Kiwi women will have to wait 120 years, until the year 2134, before they earn as much as their male counterparts.
That’s the damning verdict of the Green Party, which following Computerworld New Zealand reports concerning women’s place around Kiwi board tables, claims gender bias in business will continue for generations.
Data from the New Zealand Incomes Survey shows the hourly wage gap between Kiwi men and women has shifted a small amount from 2009 to 2014, with an average decrease of just 0.11%.
As a result, the hourly wage gap difference is still 13.94% or $4 less in women’s pockets every hour.
“If the hourly-income gap continues to decrease at this snail’s pace, pay equity won’t be achieved until 2134,” says Jan Logie, women’s spokesperson, Green Party.
“It’s International Women’s Day but there’s not much to celebrate for working women in New Zealand.
“Our daughters, grand-daughters, great-grand-daughters and even our great-great-grand-daughters will all live with the knowledge that, in New Zealand, their work is not as valued as their male colleagues.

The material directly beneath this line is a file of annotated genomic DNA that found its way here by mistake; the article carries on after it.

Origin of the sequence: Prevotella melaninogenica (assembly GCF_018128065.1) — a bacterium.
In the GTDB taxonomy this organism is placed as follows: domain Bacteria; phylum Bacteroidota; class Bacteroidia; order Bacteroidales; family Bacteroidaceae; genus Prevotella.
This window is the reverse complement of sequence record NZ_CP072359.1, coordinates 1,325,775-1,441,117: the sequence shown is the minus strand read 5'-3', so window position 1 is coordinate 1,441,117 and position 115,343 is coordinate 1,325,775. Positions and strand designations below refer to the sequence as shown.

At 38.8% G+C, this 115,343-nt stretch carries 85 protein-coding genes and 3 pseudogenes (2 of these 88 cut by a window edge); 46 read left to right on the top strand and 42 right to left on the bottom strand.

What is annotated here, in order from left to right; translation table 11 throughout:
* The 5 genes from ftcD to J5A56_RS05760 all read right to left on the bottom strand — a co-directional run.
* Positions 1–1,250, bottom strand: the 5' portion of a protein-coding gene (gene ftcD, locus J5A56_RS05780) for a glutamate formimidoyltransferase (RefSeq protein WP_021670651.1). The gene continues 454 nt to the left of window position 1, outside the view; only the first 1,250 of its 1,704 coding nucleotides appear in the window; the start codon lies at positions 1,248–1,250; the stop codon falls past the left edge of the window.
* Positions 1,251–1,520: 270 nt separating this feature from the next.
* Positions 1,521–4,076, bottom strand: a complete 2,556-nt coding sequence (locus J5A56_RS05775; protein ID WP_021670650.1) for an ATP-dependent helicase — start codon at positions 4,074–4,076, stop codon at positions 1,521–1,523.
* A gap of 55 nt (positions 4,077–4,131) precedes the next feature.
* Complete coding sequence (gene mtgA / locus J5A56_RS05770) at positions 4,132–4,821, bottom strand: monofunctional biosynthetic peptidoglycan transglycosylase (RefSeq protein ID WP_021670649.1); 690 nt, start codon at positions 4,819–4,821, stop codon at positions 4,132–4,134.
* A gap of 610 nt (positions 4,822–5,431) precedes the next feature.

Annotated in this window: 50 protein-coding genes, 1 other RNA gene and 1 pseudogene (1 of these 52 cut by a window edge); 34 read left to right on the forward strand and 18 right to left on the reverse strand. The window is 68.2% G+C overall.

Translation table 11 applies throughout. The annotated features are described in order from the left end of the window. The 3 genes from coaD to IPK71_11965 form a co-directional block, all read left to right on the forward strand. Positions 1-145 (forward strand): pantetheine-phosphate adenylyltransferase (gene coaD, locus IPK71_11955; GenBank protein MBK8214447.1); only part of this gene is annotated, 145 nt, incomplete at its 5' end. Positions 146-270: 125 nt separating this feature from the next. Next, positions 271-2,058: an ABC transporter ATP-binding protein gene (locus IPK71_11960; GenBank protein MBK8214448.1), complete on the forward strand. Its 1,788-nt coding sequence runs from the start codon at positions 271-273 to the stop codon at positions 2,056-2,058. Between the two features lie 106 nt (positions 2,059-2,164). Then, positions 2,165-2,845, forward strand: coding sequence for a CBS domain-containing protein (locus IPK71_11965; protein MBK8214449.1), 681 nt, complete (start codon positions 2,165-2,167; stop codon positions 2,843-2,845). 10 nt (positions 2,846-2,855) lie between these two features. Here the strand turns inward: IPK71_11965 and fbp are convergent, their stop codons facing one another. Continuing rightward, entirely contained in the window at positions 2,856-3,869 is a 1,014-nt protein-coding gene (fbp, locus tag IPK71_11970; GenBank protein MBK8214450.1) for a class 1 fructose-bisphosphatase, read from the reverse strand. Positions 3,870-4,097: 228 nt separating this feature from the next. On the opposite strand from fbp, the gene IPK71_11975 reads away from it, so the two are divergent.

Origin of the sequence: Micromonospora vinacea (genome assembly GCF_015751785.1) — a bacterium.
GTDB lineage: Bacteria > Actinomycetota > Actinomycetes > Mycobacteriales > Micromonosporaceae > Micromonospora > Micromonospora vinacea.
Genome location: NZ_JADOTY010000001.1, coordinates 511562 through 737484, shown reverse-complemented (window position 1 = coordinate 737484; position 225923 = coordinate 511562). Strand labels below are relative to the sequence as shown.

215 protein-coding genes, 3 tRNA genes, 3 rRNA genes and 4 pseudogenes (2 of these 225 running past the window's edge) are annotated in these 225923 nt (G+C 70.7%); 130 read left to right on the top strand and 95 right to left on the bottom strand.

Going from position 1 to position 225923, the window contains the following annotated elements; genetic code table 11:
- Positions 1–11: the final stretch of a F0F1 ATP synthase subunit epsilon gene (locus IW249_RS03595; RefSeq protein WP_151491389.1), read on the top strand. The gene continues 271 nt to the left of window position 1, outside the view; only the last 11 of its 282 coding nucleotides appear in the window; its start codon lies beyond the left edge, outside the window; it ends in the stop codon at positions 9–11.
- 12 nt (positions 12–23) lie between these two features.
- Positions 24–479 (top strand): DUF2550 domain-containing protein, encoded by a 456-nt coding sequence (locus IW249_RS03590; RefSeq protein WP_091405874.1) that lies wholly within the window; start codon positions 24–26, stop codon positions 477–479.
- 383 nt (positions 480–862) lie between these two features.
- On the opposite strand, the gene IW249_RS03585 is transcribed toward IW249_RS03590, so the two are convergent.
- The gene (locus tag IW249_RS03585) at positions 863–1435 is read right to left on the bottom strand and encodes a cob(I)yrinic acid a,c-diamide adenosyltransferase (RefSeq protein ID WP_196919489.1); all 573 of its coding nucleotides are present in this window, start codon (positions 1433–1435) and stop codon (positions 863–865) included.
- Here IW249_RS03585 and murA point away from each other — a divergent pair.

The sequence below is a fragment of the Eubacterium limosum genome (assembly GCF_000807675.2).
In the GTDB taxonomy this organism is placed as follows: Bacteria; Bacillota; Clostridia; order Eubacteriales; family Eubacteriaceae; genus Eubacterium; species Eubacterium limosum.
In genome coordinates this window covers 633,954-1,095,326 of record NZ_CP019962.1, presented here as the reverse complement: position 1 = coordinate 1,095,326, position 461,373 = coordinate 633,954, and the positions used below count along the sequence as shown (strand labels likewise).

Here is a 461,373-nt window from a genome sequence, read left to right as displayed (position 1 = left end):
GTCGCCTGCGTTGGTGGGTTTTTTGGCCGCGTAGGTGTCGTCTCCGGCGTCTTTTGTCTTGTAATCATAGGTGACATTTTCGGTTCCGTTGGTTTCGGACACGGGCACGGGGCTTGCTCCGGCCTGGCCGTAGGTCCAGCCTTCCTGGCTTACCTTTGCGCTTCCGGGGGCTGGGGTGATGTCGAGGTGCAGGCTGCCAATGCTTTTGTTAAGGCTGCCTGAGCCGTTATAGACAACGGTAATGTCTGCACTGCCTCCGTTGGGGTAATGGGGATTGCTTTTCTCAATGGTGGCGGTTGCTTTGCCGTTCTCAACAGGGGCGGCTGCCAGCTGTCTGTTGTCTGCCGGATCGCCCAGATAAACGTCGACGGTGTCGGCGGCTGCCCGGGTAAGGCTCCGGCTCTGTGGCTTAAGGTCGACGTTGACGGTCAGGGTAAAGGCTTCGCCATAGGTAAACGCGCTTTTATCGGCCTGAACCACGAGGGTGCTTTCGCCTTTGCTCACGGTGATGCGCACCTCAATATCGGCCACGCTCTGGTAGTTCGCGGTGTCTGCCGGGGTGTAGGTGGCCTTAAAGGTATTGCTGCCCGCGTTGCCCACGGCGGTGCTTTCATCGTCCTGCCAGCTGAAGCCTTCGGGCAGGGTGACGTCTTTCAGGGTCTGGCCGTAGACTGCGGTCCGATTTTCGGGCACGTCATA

“How is this ‘good enough’ in the land where women were first given the right to vote?”
As reported by Computerworld New Zealand, a recent Grant Thornton report showed that Kiwi women are going backwards rapidly on several fronts when it comes to senior management and boardroom appointments.
Since John Key became Prime Minister, Logie insists there have been clear signals he and his Government “care very little” about the issue.
“In 2009, this National Government scrapped the Labour Department’s Pay and Employment Equity unit, which was working on remedying the issue in the public sector,” Logie explains.
“Tellingly, neither the Ministry for Women, MOBIE or the SSC have any specific plans or projects to reduce gender pay gaps or promote Equal Employment Opportunities.
“Even the UN is appalled by our inaction on pay equality, noting in 2012 that: ‘… the Ministry of Women’s Affairs lacks a consistent policy for bridging the persistent wage gaps between women and men.’
“Pay equity is a malignant problem in this country and the Government, business sector and communities aren’t doing enough to remedy it.”
According to Logie, International Women’s Day is as good a day as any to acknowledge that as a country, New Zealand has a “shocking pay equity problem”.
“We hope that John Key spent his Sunday thinking of how he’s going to fix it,” Logie adds.